Animal shelters are constantly looking for volunteers and taking care of animals can be lots of fun! Being a volunteer at an animal shelter can also improve your emotional and physical health and make you feel happier. Various studies have shown that interacting with animals can lower stress levels and blood pressure.

6. Coach a youth sports team
If you enjoy being active or have skills in a particular sport, coaching a youth sports team could be the ideal volunteering opportunity for you. You’ll get to pass on your skills, share your passion, and act as a positive role model to the team.

7. Arrange a park clean-up
Organising a clean-up in your local park is an easy way to reduce pollution and fight climate change. It will also create a cleaner and healthier environment for your local community to enjoy. Pick your clean-up location and day and ask people to get involved in the event by posting on Facebook or other community platforms online. Check out this blog for tips on how to arrange a successful community clean-up.

8. Donate clothes
Most people have piles of clothes that they no longer like or wear. Donating your unwanted clothes will help those less fortunate than you and give your unloved pieces a new home. Donating clothes will also help fight climate change by reducing the amount of textile waste going to landfills.

Volunteering is a great way to learn new skills, meet new people, and boost your health and happiness. We all live busy lives and you may find it difficult to make time to volunteer. However, just half an hour a week can make a huge difference to your community. Find out what volunteering opportunities are in your local area and start making a positive impact today!


Get involved in volunteering

If you’re inspired to get involved in volunteering, you can find out more on our VAL Volunteering website.

If you’re a voluntary, community or social enterprise organisation who wants more support with recruiting or managing volunteers, you can get in touch with us via:
0116 257 5050

Barwell & Hollycroft Surgery Telephone Befriending Service

Article written by: Barwell & Hollycroft Surgery

Many GP practices are visited by patients who are struggling with loneliness. The pressures on GP surgeries mean that GP’s do not have the time to spend chatting to people to help alleviate their feelings of loneliness. The Jo Cox Foundation discovered that loneliness does more harm to people’s physical and mental health than obesity and smoking 15 cigarettes a day – anxiety stress insomnia, depression and dementia are also symptoms associated with loneliness.

To begin with it was really difficult to work out how best to develop the idea.  People’s time is precious and face to face Befriending is very valuable but many people do not have the capacity to take this on.  Telephone Befriending then began to seem a possible way of offering a service where people in full time work could give up some time a week talking to a Befriendee.

At first it was difficult to get started but the big change came with the introduction of Local Area Coordinators, financed by Social Services and Social Prescribers funded by the NHS. These people are linked to GP surgeries and do brilliant jobs of dealing with non-clinical issues that patients have. Referrals  from health professionals meant that a holistic approach was being satisfied so not only was loneliness addressed but things contributing to their loneliness (health, family issues, mobility) were also being looked at.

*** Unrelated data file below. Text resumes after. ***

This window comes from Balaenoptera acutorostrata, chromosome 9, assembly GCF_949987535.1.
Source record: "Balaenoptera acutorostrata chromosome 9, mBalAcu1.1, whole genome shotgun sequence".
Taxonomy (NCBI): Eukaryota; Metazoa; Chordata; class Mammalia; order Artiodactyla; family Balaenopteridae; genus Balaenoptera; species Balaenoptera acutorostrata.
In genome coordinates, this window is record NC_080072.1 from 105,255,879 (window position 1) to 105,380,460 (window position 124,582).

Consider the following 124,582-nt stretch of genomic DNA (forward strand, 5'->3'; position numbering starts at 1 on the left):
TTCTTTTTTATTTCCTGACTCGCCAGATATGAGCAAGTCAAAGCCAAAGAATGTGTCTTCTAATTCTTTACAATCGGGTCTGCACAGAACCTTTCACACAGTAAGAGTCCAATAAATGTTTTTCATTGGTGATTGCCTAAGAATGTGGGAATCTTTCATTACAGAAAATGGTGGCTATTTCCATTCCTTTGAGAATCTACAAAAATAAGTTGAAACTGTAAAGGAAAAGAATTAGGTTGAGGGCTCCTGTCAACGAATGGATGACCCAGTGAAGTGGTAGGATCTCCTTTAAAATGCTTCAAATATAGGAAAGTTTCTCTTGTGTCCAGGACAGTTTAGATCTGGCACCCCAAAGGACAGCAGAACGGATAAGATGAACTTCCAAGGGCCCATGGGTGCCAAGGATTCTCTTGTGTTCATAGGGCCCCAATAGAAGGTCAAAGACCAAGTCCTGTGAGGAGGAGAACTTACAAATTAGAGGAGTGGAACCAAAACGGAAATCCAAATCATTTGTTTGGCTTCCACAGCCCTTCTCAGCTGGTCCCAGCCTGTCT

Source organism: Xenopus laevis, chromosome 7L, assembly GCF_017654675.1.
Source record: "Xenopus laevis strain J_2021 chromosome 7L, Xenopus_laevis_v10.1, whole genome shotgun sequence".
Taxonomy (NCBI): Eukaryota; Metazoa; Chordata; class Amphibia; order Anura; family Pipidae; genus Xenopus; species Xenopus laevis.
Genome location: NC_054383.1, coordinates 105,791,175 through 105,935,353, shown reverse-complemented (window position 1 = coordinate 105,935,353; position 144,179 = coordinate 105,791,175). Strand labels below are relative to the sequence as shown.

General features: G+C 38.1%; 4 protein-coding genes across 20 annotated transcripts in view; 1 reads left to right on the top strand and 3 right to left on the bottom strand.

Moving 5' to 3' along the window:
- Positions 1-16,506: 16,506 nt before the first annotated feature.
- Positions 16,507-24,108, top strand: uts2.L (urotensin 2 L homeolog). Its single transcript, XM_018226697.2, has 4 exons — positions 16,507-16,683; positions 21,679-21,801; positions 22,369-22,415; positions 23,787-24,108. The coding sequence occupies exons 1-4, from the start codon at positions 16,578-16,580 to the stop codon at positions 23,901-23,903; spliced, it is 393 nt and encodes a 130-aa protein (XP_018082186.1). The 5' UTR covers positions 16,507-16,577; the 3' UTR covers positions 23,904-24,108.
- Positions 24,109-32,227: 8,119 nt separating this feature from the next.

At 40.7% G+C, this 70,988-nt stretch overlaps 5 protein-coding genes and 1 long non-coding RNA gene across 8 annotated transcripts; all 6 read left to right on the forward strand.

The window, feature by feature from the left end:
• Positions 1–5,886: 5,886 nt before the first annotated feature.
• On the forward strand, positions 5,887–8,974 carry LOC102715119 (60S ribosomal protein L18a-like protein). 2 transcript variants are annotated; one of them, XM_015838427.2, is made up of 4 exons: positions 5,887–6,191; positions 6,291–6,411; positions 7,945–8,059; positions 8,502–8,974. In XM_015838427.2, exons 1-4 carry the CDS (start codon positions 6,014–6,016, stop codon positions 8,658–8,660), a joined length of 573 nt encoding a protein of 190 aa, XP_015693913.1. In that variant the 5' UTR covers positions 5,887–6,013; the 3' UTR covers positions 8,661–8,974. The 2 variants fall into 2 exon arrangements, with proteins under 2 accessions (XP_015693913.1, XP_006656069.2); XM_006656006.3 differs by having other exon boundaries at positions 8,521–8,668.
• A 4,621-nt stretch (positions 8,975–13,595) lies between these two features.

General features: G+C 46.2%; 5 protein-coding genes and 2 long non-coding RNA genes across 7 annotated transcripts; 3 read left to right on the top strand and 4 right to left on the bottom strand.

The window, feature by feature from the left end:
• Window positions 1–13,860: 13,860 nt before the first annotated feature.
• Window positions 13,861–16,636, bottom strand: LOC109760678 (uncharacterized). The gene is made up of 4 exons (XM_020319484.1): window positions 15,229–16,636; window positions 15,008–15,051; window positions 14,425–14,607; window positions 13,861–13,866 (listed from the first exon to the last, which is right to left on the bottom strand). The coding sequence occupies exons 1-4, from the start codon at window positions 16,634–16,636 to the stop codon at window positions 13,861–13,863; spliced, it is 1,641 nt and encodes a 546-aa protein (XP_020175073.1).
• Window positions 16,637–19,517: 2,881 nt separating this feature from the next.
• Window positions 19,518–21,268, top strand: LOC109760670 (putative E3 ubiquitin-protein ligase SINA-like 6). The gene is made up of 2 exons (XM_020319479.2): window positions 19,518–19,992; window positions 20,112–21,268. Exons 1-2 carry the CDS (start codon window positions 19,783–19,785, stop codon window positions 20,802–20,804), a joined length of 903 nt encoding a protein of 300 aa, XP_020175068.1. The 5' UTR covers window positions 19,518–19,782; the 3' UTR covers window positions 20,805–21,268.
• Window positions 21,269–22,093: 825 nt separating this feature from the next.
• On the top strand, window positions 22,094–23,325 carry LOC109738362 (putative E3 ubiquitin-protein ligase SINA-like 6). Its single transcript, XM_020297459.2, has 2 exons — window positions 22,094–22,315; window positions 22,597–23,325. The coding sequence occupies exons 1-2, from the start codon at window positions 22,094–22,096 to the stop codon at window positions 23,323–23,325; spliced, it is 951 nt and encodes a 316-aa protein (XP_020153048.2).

With this in place then referrals began to be made to us.

But wait! Referrals are fine but we didn’t have any volunteers so I was advised to look at VAL (Voluntary Action Leicestershire) and the Rural Community Council (RCC) who both offered very valuable advice. The need for DBS checks was discussed, training needs and funding opportunities identified.

Befrienders are there as Alerters not as people who solve the problems of the people they are assigned. If we have concerns then these are passed through our Coordinator who then contacts the person who referred the Befriendee to us.  We then step back allowing the professionals to take over.

Getting new recruits is always a problem but since advertising through VAL we have had 10 of our 41 Befrienders come to us.  We are delighted to say that one of those can speak a number of Indian languages and we have our first referral so this will hopefully mean a more meaningful interaction can take place.

After three years we are seeing that the benefits to this service don’t only serve the person referred to us but also the Befriender gets a great deal out of some very interesting conversations. Some long term friendships have developed and thrived.

We have also been nominated twice for the Hinckley & Bosworth Making a Difference Awards and were, along with 3 other organisations, finalists in the National Association of Link workers Awards for Community Groups.

Ebay for change

Details of the ebay for change programme can be found here:

They are now getting ready to take on their fourth wave of sellers who will be selling on the platform in time for Christmas 2022 respectively.

Training will begin in September 2022.

If your social enterprise would like to part of the programme then you can complete an application here:

Working with Young People – Media Literacy and Digital Youth Work

Many young people have grown up in a digital age with access to computers, technology, and the internet; making it essential that youth workers are able to effectively respond to young people’s changing needs in the new digital landscape.

The free course contains 5 micro-modules:

  • How the online environment operates, includes commercial motivations behind online platforms, digital advertising, and how and why digital communities are used by young people
  • How online content is generated and can be critically analysed, looking specifically at awareness of dis-information and how to fact-check to determine veracity
  • The risks of sharing personal data online, centring on how personal data can be used by others and the importance of protecting online privacy
  • Understanding how actions online have consequences offline, highlighting what behaviour is not acceptable online and the impact extended screen-time can have on wellbeing
  • How youth work can enable young people to engage in safe and positive online engagement, brings together learning from modules 1-4 and applying this knowledge to support young people with improving their safety and wellbeing in digital spaces

Volunteer and staff within the local VCSE youth sector may wish to access this free training.

Further details and how to book can be found here.